Kevin Butler: As my son got involved in football the first thing that I wanted him to understand was that sportsmanship, above all, was the most important character. I wanted him to know that football is full of ups and downs and he need to be confident in his ability and the outcome, no matter what that outcome was. Understanding that things cannot always go the way you want is very important as football throws you curves all the time.

My father was my first coach and he taught me life lessons and that I wanted to teach Drew when he first began his football career.

How important is a program like Care Always Wins to the game of football now? With so many negative stories surrounding athletes these days, do you think that this initiative will have an impact on future players? Do you think that the stereotypical hard nosed coach like Bear Bryant is a thing of the past?

Kevin Butler: I think programs like the Dove Men+Care Deodorant ‘Care Always Wins’ campaign truly capture the importance of coaching in the sports world today. The program honors coaches who foster a caring environment and is putting them at the forefront – showcasing that a coach’s care has the power to ease irritations and frustrations that arise in sports. In fact, their antiperspirant products provide care to help end everyday underarm irritation, so coaches and players can stay focused on bringing their best to the game. I think a program like this could most definitely have an impact on future players. It is critical for every coach to understand their players and recognize what it takes to help them grow both on and off the field – while eliminating irritations!

Bear Bryant, Coach Ditka and other coaches from their era are coaches from the past. I believe with our youth today coaches are always challenged with adapting to the personality and lifestyles that have changed greatly. Our youth are motivated in different ways and the best coaches adapt to those changes. Bear Bryant certainly would be a coach who could and did adapt to those changes, even in his era.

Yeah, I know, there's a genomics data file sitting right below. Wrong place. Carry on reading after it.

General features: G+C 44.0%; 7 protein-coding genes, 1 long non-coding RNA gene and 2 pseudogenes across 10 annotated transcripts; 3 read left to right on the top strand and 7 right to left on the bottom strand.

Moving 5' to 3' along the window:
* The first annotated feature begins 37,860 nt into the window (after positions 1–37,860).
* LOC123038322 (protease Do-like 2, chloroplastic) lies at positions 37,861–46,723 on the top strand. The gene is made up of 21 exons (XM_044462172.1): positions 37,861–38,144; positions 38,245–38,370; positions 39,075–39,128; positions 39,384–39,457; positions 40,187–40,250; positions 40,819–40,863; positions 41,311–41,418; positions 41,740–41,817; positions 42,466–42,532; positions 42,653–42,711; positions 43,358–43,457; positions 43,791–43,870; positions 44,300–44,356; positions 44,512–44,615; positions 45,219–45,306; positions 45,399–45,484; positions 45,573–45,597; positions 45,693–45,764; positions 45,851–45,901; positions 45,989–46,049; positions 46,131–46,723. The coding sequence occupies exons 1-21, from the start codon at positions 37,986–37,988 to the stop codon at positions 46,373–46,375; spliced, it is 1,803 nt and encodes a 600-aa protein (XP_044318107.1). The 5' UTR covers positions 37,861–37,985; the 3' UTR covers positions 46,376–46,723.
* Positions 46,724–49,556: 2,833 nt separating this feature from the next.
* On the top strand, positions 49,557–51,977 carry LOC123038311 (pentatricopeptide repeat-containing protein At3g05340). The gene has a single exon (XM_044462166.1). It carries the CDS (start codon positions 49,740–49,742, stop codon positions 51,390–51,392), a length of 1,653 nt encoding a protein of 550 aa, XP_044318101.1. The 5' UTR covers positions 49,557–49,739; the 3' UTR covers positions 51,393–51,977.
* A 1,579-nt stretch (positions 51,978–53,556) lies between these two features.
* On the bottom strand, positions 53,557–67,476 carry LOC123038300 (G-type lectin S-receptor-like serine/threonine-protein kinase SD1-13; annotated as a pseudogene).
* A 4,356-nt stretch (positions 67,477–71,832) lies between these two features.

The 85 team in Chicago is revered as the greatest team to ever play football. What were the main reasons why the 85 Bears were able to be so dominant?

Kevin Butler: The domination of the 85 Chicago Bears was due to the tremendous drive from each individual on the team, combined with our team goal of settling for nothing less than a championship. The different individuals on the team, along with the coaches, shared that common goal and did not let anything deter them from reaching that. That is the strongest character that any football team can have and every championship team holds.

I asked my dad, who is also a die hard Bears fan what he would ask you if given a chance. He wants to know how much credit should go to Coach Ditka for making that team so successful?

Kevin Butler: I believe Coach Ditka, along with coach buddy Ryan, deserve a tremendous amount of credit for the success of the Chicago Bears during the 80s. The focus that Coach Ditka brought to the team and keeping us all on the same course was the underlying factor to our success.

You are the Bears all time leading scorer with 1,116 points. Do you think anyone will ever catch you? If you could pick a Bear who has a chance to surpass you who would it be and why?

Kevin Butler: I know that Robbie Gould will break my record this year as the placekicker for the Chicago Bears. Robbie has been consistent and one of the best placekickers in NFL history and with his longevity, he will surpass my record this year.

In all your time as a kicker, you never had anyone return one of your kickoffs for a touchdown. How did you manage to do that and was that a product of the era that you played in or your mad kicking skills?

Kevin Butler:  One of my records that will never be broke as a Chicago Bear is not allowing a kickoff return for a touchdown. The only way I manage that was being a little bit crazy and have always played football so I understood tackling and not letting my teammates down. Plus, the players were a little slower back then.

You’ve won a Super Bowl and had an exceptional career in Chicago. What has been your greatest accomplishment in life as a dad?

Kevin Butler: I have had many successes in football, but my greatest success in life is being a husband and a father to three beautiful successful children and supporting them and giving them the opportunity to succeed in reaching their personal goals.

When are you coming to Pennsylvania so I can get a chance to wear that ’85 ring?

Kevin Butler: My corporate headquarters are in Pennsylvania, so I’ll let you know. You can always put the 85 ring on.

Thanks again to Kevin Butler for answering my questions and to Mike Heenan and Dove Men + Care for making it possible. I look forward to wearing that 1985 Superbowl Ring!